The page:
Saturday, February 1, 2014

Surveillance is for little people

Hide and seek. From The Little People Project by Slinkachu.
Let's just try this one more time:

I really don't like the idea of everybody's communications metadata, including mine, being collected, but I do like it better than one alternative, which is that exemplified by, say, the German Bundesamt für Verfassungsschutz (the Federal Office for the Protection of the Constitution, speaking of Orwellian names), of spying only on one's political enemies, adherents of obnoxious sects and soi-disant religions, and threats to "free enterprise":
While the BfV uses all kinds of surveillance technology and infiltration, they mostly use open sources.[1] The BfV publishes a yearly report (Verfassungsschutzbericht) which is intended to raise awareness about anti-constitutional activities.[8]
Main concerns of the BfV are:
Hop, skip and jump.
Not that I'm convinced the FBI doesn't do the same kind of stuff. But the NSA is building that universal haystack from which one can trace the communications of any individual without regard to that individual's group memberships, partly because the other, profiling methodology, keeps leading you to Maher Arar instead of actual terrorists; and it seems to me that this technique also has the advantage of a kind of substantial fairness. The camera in the ATM alcove doesn't take your picture because of the kind of person you are, but because you're there, and treats everybody the same, and that's what the NSA does, except if you're a "US person" it tries (at least in theory) to throw the data away as soon as it recognizes the fact.
The Bundeskänzlerin sees things differently. It is a matter of no concern to her if somebody spies on Die Linke, the third largest political grouping (with 64 members) in the German parliament, but she can't stand it if somebody knows her own personal Handynummer (as we've noted before on this page, no evidence has ever been presented that the NSA ever listened to any of her phone calls or even collected the metadata, merely that they had the capability of doing so). You'd think she might have learned from her upbringing in the horrible old DDR that spying on ordinary people is wrong, but she has learned only that it's bad to spy on VIPs:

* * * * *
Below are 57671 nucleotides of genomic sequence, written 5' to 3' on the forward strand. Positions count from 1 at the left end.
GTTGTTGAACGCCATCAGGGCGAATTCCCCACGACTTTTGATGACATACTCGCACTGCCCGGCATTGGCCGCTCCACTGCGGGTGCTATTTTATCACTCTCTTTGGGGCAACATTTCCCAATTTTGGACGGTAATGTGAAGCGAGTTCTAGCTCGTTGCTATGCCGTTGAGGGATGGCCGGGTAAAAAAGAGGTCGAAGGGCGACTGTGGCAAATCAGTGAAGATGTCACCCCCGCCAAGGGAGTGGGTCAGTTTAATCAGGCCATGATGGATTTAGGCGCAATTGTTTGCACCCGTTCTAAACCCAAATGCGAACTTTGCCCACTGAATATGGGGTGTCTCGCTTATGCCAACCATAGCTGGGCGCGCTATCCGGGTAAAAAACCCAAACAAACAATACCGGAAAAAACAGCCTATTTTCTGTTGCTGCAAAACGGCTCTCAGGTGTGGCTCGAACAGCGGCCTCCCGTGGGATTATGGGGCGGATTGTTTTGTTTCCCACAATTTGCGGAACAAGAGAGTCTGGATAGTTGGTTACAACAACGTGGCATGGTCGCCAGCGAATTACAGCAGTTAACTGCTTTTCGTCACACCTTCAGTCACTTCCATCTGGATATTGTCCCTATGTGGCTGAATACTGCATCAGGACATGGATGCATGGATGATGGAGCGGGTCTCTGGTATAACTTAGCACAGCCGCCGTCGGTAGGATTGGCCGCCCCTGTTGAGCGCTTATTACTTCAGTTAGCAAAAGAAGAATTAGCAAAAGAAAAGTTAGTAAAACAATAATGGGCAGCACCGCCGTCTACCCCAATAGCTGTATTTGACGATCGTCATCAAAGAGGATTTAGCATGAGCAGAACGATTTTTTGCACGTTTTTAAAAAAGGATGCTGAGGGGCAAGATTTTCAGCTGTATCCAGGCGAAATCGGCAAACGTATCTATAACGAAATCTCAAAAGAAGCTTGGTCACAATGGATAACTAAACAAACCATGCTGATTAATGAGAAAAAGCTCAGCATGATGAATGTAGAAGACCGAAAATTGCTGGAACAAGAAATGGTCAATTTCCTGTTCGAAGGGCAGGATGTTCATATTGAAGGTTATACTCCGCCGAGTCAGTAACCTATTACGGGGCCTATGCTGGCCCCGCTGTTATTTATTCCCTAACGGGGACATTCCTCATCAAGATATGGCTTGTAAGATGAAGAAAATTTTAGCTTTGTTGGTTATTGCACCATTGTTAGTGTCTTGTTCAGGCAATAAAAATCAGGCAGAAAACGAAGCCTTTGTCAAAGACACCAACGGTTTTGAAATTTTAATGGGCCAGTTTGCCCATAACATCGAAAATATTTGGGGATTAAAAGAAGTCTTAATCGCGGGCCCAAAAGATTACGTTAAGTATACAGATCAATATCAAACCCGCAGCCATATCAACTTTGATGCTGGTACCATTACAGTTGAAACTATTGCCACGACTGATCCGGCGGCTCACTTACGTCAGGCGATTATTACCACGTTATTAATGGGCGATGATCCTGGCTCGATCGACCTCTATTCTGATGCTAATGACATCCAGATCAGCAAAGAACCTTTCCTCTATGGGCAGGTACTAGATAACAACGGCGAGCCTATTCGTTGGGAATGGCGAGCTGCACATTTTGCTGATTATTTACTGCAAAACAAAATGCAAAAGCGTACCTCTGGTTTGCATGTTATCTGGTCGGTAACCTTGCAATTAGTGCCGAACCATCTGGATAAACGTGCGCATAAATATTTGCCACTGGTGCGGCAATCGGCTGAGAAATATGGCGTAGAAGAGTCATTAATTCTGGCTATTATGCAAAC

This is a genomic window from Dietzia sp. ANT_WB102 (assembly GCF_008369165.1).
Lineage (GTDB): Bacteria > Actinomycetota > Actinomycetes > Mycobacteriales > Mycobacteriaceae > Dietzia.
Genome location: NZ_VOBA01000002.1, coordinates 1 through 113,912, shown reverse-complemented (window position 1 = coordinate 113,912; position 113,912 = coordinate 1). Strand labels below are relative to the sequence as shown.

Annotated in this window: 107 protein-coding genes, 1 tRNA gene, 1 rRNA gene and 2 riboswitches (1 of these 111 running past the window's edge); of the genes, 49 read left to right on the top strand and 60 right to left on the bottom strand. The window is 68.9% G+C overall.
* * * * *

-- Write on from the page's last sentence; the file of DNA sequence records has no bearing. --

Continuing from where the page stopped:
"Is it right that our closest partners such as the United States and Britain gain access to all imaginable data, saying this is for their own security and the security of their partners?" asked Merkel.
"Is it right to act this way because others in the world do the same?" she added before also touching on alleged British spying at international talks.
"Is it right if in the end this is not about averting terrorist threats but, for example, gaining an advantage over allies in negotiations, at G20 summits or UN sessions?"
Somewhat the way the Republican majority in the House of Representatives thinks it's OK for the IRS to decide whether a rape victim is telling the truth but not whether a self-denominated social welfare organization is really a (tax-liable) political action committee. To the true conservative, IRS bullying, like German domestic spying, should be reserved for the little people.

Compare President Obama's take in the State of the Union address:
That’s why, working with this Congress, I will reform our surveillance programs – because the vital work of our intelligence community depends on public confidence, here and abroad, that the privacy of ordinary people is not being violated.
You don't have to trust him to manage this, but you have to admit that he is recognizing the damage done to little people by the Cheney secret police and vowing to undo it.
Postscript: bad writing

Speaking of the Cheney secret police one of its most prominent victims, Thomas Drake, is more impressed by Merkel than I am, but in a peculiar way; he appropriates in an almost Romneyesque fashion some words quoted above, and some others from a later Merkelgraph—
"Billions of people living in undemocratic states today are looking very closely at how the democratic world responds to security threats – whether it acts with self-confidence and prudence, or whether it cuts off the branch that makes it so attractive in the eyes of billions: the freedom and dignity of the individual." 
—to create an entirely new sentence, of dubious meaning, but certainly not anything Merkel said:

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